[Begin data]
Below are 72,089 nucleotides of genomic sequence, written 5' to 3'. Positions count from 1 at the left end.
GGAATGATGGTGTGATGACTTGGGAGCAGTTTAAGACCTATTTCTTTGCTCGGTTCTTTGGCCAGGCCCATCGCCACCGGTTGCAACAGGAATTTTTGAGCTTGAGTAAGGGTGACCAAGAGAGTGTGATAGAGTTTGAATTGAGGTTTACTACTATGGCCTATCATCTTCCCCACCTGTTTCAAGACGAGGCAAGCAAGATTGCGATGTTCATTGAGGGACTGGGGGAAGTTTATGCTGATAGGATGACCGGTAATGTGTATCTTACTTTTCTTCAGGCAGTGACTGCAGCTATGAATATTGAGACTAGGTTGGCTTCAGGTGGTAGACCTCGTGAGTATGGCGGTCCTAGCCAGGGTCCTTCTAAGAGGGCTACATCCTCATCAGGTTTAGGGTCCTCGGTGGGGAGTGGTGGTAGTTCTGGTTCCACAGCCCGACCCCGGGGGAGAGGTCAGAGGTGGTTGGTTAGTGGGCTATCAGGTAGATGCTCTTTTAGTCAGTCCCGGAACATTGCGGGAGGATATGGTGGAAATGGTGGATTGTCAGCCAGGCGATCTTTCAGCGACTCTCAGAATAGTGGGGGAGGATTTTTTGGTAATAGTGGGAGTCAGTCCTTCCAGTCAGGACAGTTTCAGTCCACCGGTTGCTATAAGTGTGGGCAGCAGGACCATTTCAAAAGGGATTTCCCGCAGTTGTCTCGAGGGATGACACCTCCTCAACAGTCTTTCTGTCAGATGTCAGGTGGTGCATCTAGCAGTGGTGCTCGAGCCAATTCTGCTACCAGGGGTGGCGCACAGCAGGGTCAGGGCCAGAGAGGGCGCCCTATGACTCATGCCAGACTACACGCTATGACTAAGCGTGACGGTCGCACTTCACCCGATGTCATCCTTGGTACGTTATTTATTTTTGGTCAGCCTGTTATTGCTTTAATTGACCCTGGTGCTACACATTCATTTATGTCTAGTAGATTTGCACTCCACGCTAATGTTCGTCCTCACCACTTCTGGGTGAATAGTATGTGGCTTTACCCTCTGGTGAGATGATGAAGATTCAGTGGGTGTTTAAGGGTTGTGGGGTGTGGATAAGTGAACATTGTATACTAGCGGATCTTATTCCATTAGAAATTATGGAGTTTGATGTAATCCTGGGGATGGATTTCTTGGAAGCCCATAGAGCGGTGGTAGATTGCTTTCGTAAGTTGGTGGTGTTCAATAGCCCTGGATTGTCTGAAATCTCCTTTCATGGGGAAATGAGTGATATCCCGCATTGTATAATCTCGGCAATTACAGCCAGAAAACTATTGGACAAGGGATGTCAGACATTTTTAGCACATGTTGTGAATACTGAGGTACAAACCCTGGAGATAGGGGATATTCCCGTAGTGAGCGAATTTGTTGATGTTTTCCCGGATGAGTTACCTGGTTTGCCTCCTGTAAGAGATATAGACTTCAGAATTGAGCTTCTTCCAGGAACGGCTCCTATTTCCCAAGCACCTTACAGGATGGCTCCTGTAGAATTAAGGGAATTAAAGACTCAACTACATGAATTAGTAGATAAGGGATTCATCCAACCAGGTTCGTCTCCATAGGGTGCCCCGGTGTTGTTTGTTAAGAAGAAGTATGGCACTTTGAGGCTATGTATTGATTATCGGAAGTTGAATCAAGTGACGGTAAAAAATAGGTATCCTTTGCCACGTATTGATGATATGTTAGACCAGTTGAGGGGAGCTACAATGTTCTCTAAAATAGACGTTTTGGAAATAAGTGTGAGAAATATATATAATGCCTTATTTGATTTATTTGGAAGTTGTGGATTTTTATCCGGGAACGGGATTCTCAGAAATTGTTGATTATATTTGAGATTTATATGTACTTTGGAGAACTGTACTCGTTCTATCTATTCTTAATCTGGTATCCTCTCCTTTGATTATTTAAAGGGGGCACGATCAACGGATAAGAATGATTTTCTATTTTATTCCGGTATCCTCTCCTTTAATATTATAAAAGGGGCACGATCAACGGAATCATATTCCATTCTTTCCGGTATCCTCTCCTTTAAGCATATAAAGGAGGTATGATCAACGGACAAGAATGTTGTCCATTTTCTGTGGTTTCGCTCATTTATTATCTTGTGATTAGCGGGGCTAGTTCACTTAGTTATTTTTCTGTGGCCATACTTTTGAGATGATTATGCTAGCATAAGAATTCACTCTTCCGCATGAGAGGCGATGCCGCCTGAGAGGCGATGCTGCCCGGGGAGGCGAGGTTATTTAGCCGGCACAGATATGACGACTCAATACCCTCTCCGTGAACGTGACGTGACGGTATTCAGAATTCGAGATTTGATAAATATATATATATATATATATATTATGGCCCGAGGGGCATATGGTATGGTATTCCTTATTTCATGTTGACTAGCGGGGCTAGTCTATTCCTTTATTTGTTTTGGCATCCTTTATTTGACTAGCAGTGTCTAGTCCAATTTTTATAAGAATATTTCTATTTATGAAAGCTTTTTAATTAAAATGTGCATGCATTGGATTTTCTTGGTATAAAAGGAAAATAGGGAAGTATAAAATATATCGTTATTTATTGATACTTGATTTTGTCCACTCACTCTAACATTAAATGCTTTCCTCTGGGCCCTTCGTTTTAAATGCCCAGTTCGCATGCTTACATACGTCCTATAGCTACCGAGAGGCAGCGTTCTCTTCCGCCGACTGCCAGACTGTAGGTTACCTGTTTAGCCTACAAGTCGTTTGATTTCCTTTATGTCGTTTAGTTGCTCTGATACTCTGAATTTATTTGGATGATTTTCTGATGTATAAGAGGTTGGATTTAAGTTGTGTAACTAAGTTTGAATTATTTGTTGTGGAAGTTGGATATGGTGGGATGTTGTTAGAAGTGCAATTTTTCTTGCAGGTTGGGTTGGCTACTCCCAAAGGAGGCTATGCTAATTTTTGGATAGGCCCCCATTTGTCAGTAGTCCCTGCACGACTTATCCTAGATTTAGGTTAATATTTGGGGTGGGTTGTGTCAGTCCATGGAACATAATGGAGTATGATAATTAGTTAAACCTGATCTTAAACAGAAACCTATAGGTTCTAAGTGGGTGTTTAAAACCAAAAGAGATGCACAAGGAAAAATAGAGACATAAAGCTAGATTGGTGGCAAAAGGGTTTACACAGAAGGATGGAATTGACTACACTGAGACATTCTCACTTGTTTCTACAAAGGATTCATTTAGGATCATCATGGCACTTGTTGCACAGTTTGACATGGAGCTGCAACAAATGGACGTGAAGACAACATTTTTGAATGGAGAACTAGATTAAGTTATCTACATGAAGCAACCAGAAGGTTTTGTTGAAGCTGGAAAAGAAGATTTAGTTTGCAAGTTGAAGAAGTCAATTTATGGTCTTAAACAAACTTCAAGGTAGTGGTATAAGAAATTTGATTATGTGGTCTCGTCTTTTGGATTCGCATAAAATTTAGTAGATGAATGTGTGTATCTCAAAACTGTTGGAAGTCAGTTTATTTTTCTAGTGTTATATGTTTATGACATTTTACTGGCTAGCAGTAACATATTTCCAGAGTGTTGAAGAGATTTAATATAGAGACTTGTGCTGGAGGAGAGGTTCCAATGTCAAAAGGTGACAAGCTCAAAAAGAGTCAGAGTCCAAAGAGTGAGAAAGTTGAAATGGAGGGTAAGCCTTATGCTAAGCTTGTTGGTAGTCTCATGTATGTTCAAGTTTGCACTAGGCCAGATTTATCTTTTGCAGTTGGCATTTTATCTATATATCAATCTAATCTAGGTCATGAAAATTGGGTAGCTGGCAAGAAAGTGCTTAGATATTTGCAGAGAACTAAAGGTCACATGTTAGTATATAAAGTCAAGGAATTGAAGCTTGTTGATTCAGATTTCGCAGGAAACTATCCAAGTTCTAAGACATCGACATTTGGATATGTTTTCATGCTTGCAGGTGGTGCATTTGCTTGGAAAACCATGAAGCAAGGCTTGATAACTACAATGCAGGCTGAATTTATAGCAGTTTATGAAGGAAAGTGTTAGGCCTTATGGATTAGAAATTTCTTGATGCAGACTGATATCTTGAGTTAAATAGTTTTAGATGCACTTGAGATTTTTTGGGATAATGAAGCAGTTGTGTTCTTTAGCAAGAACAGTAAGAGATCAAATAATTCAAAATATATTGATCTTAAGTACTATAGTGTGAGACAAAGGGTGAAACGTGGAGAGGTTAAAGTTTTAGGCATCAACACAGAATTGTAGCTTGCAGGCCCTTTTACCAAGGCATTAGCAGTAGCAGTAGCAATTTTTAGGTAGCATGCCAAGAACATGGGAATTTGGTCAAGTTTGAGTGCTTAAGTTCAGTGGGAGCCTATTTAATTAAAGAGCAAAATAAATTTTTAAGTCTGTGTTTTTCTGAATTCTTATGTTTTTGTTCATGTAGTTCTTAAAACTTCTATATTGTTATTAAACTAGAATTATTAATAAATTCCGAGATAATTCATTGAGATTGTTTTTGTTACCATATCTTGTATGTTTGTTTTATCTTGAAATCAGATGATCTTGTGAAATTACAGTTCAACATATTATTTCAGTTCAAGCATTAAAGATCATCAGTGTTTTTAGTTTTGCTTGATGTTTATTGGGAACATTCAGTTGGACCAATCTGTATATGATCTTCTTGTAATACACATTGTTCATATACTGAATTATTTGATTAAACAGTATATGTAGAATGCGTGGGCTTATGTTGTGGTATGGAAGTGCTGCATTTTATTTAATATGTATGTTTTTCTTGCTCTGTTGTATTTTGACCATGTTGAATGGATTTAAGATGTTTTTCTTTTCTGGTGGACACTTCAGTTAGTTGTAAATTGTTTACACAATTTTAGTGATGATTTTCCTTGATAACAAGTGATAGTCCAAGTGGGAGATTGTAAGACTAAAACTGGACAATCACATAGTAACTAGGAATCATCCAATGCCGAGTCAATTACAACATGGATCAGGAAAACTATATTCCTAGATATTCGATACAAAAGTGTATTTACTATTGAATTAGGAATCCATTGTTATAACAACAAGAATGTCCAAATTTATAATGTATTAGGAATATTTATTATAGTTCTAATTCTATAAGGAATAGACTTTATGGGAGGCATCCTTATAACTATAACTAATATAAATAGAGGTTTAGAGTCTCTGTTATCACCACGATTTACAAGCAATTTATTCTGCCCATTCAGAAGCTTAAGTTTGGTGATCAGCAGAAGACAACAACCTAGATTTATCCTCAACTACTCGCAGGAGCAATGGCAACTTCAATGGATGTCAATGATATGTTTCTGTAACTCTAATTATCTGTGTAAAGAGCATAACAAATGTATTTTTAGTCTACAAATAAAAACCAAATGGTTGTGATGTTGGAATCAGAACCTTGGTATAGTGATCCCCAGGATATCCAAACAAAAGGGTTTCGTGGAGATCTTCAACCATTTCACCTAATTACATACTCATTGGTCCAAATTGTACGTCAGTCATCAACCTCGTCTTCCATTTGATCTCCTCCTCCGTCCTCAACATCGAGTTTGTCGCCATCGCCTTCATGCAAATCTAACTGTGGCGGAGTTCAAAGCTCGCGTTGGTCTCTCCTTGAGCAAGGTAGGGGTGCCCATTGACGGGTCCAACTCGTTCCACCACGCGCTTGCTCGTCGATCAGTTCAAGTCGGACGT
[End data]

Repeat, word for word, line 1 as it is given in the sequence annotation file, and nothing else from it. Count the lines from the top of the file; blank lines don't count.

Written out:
Below are 72,089 nucleotides of genomic sequence, written 5' to 3'. Positions count from 1 at the left end.